Do you have a sunny disposition? Are you always looking on the bright side? And is the cup always half full, never half empty? Well, congratulations are in order because you’re one of the lucky few for whom optimism comes naturally, and it’s a state of mind that comes with multiple benefits.
In fact, recent research carried out by the US National Academy of Sciences has found that erring on the positive side can have a significant impact upon our life span, even increasing it by up to 15 per cent, helping us to achieve life longevity up to the age of 85 and beyond. Notably, the scientists behind the study also believe that much of the research suggests that it’s a healthy extension of life, void of disease and disability as might be expected in older age, meaning the future might be looking bright provided we can train ourselves to think more positively: “Our brains are designed to see the glass as half empty so we need to interrupt our autopilot and adopt some new thinking,” according to health coach Milla Lascelles.
So for those who find it hard to see the silver lining, here are Vogue’s six tips for embracing your inner optimist:
Yes, you’ve heard it before, but living in the moment and experiencing life as it comes leads to an increased sense of calm. “A lot of people torture themselves over getting to ‘destination happiness’, and live preoccupied with the idea that happiness lies in the next place, the next job and with the next partner,” says Lascelles. “Until you give up the idea that happiness is somewhere else, it will never be where you are.” She recommends setting several periodic phone calendar invites each day to remind you to stop and take note of what you’re doing, breathe and observe your thoughts and feelings. It’ll help you proceed mindfully and, eventually, you won’t need a reminder.
Write down what you are grateful for
Start each morning by writing down what you are grateful for. Lascelles recommends focusing on the three Ps: a person, a pleasure and a promise that you are grateful for. It can be as menial as you like, but noting down the things that make a positive difference in your life can help change your mindset. “It brings instant happiness and joy, and can flick your emotions like a switch,” she explains.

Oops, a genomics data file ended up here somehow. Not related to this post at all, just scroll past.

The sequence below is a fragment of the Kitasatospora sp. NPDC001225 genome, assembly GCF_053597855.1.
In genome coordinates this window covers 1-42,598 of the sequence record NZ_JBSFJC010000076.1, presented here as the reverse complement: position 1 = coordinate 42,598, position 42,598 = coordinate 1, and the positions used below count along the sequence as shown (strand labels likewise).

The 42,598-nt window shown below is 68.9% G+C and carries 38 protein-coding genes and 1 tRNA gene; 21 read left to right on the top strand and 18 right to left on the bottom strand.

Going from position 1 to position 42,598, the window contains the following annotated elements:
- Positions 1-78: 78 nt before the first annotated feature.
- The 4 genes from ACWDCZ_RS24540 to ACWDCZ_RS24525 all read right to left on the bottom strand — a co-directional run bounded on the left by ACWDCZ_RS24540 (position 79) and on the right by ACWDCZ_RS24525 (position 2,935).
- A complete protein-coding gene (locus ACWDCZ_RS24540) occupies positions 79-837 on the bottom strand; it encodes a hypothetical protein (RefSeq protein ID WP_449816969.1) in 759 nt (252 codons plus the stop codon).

The benefits that nature can have on our mental health have been well-documented. A recent study found that just 50 minutes walking in a city park led to happier moods, better memory and increased attention span for most people. While an extra 40 minutes on top of that and you‘ll notice brain-changing results that help protect the brain from depression. Getting outside helps regulate our cortisol levels, meaning we’re less likely to suffer from anxiety, low moods and stress, so it makes sense to utilise what’s free and on our doorsteps – even a relaxed lunchtime stroll will do the trick.
Remind yourself of the positive
“Negative experiences stick to the brain in microseconds, like velcro, whereas positive ones take at least 20 seconds of our attention to embed into our memories,” says Lascelles. “Rest your attention on a positive experience in your life and focus on it for 30 seconds. Put all your efforts into focusing on that experience and summon the happy memories you associated with it, bringing every element of your senses into the memory of it.” You’ll notice not just a renewed sense of positivity, but an increased ability to deal with stress, too.
Change the way you hold yourself
Ever heard of a power pose? Studies have shown that adopting postures in which we stand ‘expansively’ (open shoulders and a tall, upright and open stance) can help us feel more confident in ourselves. “Power poses can decrease cortisol levels by 25 per cent, so they’re fantastic for making you feel happier,” says Lascelles.
An everyday meditation practice can actually structurally change the human brain and help ease depression, physical pain and the kind of mind-wandering that leads to unceasing negative thoughts, while conversely increasing awareness. Download a meditation app like Calm or Headspace and do it daily, trying not to give up if it feels like it’s not working. It’s not a miracle cure, but it will help boost your mood: “It’s free. Do it,” says Lascelles.